The created coastline is not without its issues. Perhaps unsurprisingly, some degree of coastal erosion is already taking place, so the crew is adding iceplant to the banks in places, with the aim of stabilising the shoreline. In one or two areas, the degree of erosion is such that more drastic measures are needed, and an experiment with gabions of rock was taking place during my visit. But these are relatively minor, and will, I’m sure be solved with time. The construction work has been done to a very, very high standard; contractor Tanto International and Phillips’s staff shaper Dave Smith should be very proud of the way they have created something that looks like a genuine Scottish links on the shores of the Persian Gulf.

Making it play like a links is a bigger challenge. All over the course are features that have been designed to move golf balls around on the ground, either to the golfer’s assistance or his chagrin. Making these features come alive demands firm turf, not easy to provide in an environment where the course requires millions of gallons of water every day just to keep it alive.

Nevertheless, greenkeeper Mike Clarke, whose experience in the Middle East goes back to the earliest days of golf in the region, is confident that, with time, he will have the bouncy surface the course’s design needs. The Platinum paspalum grass, supplied by Jennings Turf International, has grown in tremendously well – the course looks superb, if perhaps a little greener than a true links aficionado might like – and should go dormant only briefly, if at all, in the warm Gulf climate, thus minimising the need for overseeding. Creating linkslike turf with paspalum is hard (though the dormant version is a fine, bouncy surface, it’s not practical to have little or no growth all through the busy season), but so long as Clarke judges the amount of water the course needs and irrigates to that level and no more, it should be feasible.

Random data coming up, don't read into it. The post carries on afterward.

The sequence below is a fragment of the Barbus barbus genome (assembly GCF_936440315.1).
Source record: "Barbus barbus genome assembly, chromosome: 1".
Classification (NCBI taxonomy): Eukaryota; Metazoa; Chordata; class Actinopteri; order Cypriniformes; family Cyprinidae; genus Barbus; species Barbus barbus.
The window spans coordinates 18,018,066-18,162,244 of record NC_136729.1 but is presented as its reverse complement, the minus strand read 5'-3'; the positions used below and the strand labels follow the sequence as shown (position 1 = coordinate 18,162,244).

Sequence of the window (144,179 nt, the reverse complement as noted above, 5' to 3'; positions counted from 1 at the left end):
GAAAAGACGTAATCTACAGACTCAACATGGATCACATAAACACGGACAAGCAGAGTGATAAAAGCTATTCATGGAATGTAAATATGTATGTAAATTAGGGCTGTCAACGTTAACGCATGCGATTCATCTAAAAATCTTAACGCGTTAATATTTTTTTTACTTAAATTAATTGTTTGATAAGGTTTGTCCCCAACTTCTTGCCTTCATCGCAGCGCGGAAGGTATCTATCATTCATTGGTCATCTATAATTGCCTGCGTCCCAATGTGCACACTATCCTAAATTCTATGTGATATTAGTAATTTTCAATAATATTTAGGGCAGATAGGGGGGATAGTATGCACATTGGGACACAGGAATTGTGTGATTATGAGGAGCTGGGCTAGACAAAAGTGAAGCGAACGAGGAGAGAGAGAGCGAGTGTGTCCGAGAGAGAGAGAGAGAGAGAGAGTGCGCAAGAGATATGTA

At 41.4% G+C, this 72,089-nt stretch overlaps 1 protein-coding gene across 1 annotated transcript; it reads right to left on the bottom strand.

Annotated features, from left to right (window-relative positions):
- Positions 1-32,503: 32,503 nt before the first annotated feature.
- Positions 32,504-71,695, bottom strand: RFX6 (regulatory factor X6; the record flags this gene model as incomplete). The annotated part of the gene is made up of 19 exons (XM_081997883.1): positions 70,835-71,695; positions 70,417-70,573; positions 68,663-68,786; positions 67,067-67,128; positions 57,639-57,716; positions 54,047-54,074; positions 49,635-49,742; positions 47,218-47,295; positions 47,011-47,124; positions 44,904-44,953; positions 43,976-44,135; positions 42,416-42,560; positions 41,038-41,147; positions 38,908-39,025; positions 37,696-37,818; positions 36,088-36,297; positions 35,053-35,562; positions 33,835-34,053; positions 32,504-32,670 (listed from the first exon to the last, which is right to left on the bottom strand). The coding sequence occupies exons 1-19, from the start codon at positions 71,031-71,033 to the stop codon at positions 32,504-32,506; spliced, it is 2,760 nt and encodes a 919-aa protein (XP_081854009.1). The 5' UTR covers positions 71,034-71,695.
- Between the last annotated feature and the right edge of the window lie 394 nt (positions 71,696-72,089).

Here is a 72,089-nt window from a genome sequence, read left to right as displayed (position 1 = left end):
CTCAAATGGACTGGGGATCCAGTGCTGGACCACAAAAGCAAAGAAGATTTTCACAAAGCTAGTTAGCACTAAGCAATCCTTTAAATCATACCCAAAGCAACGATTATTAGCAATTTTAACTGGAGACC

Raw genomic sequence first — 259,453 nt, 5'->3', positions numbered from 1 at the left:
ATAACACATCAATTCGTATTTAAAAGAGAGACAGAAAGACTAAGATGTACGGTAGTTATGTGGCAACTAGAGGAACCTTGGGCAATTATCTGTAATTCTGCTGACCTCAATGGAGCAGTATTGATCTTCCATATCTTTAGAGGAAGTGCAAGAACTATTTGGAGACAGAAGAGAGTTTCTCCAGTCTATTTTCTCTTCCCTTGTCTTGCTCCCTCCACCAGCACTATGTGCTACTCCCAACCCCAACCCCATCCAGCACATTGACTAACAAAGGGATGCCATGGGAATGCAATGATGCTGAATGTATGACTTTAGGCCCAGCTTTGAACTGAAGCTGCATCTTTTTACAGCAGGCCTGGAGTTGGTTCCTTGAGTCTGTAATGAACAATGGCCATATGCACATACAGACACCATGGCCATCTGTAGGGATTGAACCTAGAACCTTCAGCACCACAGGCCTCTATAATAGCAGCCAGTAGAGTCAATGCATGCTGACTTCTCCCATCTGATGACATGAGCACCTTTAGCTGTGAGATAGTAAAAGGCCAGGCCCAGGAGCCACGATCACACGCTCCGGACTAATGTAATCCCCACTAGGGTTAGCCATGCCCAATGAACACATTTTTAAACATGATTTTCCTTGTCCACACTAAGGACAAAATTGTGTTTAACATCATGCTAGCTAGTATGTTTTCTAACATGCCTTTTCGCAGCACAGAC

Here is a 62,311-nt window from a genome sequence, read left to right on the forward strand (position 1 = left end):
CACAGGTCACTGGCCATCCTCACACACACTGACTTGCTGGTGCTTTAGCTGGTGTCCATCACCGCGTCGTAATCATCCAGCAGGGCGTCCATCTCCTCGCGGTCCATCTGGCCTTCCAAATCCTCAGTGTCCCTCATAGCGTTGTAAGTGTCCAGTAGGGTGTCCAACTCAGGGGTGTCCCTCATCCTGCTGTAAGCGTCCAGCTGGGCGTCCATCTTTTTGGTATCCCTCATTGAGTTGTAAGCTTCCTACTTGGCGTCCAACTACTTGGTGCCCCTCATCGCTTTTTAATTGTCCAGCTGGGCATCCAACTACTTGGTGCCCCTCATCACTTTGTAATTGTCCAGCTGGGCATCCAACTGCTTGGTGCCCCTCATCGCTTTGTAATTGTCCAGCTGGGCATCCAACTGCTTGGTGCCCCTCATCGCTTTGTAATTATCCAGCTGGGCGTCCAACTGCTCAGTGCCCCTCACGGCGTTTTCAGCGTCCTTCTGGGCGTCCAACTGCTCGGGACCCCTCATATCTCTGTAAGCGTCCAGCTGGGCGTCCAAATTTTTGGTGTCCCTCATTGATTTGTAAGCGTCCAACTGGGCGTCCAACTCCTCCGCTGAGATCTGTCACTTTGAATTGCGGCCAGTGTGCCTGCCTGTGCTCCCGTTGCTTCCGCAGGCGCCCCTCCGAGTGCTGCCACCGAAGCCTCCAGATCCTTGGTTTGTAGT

Ah, the irrigation. Yas is a trailblazer in that regard too. Andy Brown of Toro recalls with a rueful smile the moment when Phillips told him that he wanted a decoder-based system for Yas, so as not to spoil his carefully designed dunescape with hundreds of metal satellite boxes. The completed irrigation package totals around 3,500 stations, around twice as big as any decoder-based system Toro has installed anywhere in the world.

This story about the irrigation system well illustrates the scope of Phillips’s vision for Yas. General manager Chris White says that the cart paths on the course were a source of some debate between architect and client. Phillips didn’t really want them, but in an environment where, for much of the year, walking a course would be a physical impossibility, some paths are a necessity. But it is good to see that they are only partial, around greens and tees in most cases, and the design does a fine job of hiding them, so the ugly ribbon of concrete that does so much to ruin golf course aesthetics is conspicuous by its absence. To walk the course, when temperatures drop below the 40C that prevailed during our visit, would be a pleasure – on few modern courses I have seen are tees so near to the previous green.

Yas’s finishing stretch is epic. The only one of the last six holes not on the water is the excellent par four fifteenth, which provides a masterclass in visual deception with a bunker around thirty yards short right of the green that one would swear was tight to the putting surface – even with the benefit of GPS! The two waterfront par threes on the home side, thirteen and seventeen, are both beautiful, and the way the back tee of the short par four fourteenth is hidden right behind the thirteenth green is masterful.

Perhaps my only quibble is down to my own lack of skill: the par five finishing hole, almost 560 yards even from the 6,200 yard tees, is among the toughest I have come across, and I can imagine plenty of golfers dumping more than one ball in the Persian Gulf and entering the clubhouse with a scowl on their faces. But when they reflect on their round, the smile will surely return: I am very confident in asserting that Yas is the best course in the Middle East by a distance, and that it has taken golf in the region to a whole new level.

This article appeared in Golf Course Architecture issue 22. published October 2010.